An article for today is a little bit different from what I normally choose… which is about Japanese Shinto rituals and divinations.
As many of you may know, Sumo, Yabusame are Japanese traditional performing arts with a long history. But did you know they are a kind of Shinto rituals? It seems Tsunahiki or Tug of war is also a kind of this, and most of games in Japanese festival tends to relate to Shinto rituals. But how does it work, you think??
According to the article, these games do have some element of divinations. But these are not only for determine winner and loser, but also for reading intention of god. And this intention of god was often closely related to future of local communities. For this reason, there are many Shinto rituals, which have been deeply tied with divinations.
For example, when new emperor takes the throne, divinations is used to choose which Saiden or holy rice fields should be selected to offer rice as one of offerings to the god during rituals. Also, people used to rely on divinations nationwide to find cause and countermeasures of natural disaster or epidemic.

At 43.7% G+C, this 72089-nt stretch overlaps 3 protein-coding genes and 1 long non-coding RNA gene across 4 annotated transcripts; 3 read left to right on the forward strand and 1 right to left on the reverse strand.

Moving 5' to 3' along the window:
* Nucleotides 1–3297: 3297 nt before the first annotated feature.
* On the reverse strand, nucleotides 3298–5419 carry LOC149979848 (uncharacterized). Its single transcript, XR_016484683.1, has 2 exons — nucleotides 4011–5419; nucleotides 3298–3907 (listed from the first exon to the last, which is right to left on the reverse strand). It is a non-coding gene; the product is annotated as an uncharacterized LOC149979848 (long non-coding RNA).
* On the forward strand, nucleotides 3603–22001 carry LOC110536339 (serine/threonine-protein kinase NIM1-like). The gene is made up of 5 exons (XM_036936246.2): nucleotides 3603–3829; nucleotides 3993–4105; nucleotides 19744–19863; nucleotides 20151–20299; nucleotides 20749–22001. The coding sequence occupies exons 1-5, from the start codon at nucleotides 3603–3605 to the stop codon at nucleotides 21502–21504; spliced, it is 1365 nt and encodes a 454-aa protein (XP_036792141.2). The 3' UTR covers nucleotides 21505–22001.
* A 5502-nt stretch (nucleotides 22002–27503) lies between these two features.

Now, I see ～w(・o・)w This is pretty interesting to me. So, divinations was taken far more seriously than how we use individually now, definitely not like sometimes for fun…
By the way, this doesn’t necessarily means that divinations related to shrines are only for national issues, but there is very rare kind of shrine in Osaka, where offers Tsuji Uranai or divination to read fortune of people passing by with their appearance and behaviour.
Well, is it only me who feels that divinations of shrines sounds something historic and somehow elegant whatever the contents is? If you have a chance to come over to Japan and do find some mysterious divinations, please try sometimes. You may see something 🙂
Source: web R25
This is JAPAN Style!